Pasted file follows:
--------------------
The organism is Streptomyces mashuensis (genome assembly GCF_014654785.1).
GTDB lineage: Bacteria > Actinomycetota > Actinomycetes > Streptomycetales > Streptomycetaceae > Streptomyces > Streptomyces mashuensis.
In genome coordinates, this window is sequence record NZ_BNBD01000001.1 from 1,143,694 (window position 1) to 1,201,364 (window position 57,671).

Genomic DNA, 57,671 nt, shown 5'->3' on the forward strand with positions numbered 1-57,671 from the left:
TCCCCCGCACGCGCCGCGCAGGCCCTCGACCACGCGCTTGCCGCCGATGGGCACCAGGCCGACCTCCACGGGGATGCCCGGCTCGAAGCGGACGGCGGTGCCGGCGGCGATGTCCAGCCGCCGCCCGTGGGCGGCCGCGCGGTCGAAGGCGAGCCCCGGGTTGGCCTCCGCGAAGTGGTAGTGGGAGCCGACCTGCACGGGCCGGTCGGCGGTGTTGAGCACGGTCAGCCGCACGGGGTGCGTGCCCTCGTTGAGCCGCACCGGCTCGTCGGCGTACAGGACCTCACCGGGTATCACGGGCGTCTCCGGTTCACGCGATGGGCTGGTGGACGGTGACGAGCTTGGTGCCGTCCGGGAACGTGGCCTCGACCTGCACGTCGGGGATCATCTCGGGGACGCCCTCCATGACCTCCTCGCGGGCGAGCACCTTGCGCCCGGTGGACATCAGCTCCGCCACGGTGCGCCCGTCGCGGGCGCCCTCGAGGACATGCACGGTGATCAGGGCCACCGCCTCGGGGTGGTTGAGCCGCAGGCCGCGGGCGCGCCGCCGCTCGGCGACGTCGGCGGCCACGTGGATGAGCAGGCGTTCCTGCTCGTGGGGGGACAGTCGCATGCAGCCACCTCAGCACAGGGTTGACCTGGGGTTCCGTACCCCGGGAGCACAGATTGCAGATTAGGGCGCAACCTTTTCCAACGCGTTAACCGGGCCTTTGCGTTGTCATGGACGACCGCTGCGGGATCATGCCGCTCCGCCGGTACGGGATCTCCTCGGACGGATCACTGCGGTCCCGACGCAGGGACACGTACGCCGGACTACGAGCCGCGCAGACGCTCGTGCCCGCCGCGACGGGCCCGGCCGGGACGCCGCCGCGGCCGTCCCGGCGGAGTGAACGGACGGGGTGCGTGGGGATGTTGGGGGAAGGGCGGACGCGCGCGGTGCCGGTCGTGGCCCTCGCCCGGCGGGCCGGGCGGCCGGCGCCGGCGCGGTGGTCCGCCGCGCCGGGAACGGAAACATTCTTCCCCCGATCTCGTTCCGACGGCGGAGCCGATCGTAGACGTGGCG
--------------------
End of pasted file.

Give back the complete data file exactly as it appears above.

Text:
The organism is Streptomyces mashuensis (genome assembly GCF_014654785.1).
GTDB lineage: Bacteria > Actinomycetota > Actinomycetes > Streptomycetales > Streptomycetaceae > Streptomyces > Streptomyces mashuensis.
In genome coordinates, this window is sequence record NZ_BNBD01000001.1 from 1,143,694 (window position 1) to 1,201,364 (window position 57,671).

Genomic DNA, 57,671 nt, shown 5'->3' on the forward strand with positions numbered 1-57,671 from the left:
TCCCCCGCACGCGCCGCGCAGGCCCTCGACCACGCGCTTGCCGCCGATGGGCACCAGGCCGACCTCCACGGGGATGCCCGGCTCGAAGCGGACGGCGGTGCCGGCGGCGATGTCCAGCCGCCGCCCGTGGGCGGCCGCGCGGTCGAAGGCGAGCCCCGGGTTGGCCTCCGCGAAGTGGTAGTGGGAGCCGACCTGCACGGGCCGGTCGGCGGTGTTGAGCACGGTCAGCCGCACGGGGTGCGTGCCCTCGTTGAGCCGCACCGGCTCGTCGGCGTACAGGACCTCACCGGGTATCACGGGCGTCTCCGGTTCACGCGATGGGCTGGTGGACGGTGACGAGCTTGGTGCCGTCCGGGAACGTGGCCTCGACCTGCACGTCGGGGATCATCTCGGGGACGCCCTCCATGACCTCCTCGCGGGCGAGCACCTTGCGCCCGGTGGACATCAGCTCCGCCACGGTGCGCCCGTCGCGGGCGCCCTCGAGGACATGCACGGTGATCAGGGCCACCGCCTCGGGGTGGTTGAGCCGCAGGCCGCGGGCGCGCCGCCGCTCGGCGACGTCGGCGGCCACGTGGATGAGCAGGCGTTCCTGCTCGTGGGGGGACAGTCGCATGCAGCCACCTCAGCACAGGGTTGACCTGGGGTTCCGTACCCCGGGAGCACAGATTGCAGATTAGGGCGCAACCTTTTCCAACGCGTTAACCGGGCCTTTGCGTTGTCATGGACGACCGCTGCGGGATCATGCCGCTCCGCCGGTACGGGATCTCCTCGGACGGATCACTGCGGTCCCGACGCAGGGACACGTACGCCGGACTACGAGCCGCGCAGACGCTCGTGCCCGCCGCGACGGGCCCGGCCGGGACGCCGCCGCGGCCGTCCCGGCGGAGTGAACGGACGGGGTGCGTGGGGATGTTGGGGGAAGGGCGGACGCGCGCGGTGCCGGTCGTGGCCCTCGCCCGGCGGGCCGGGCGGCCGGCGCCGGCGCGGTGGTCCGCCGCGCCGGGAACGGAAACATTCTTCCCCCGATCTCGTTCCGACGGCGGAGCCGATCGTAGACGTGGCG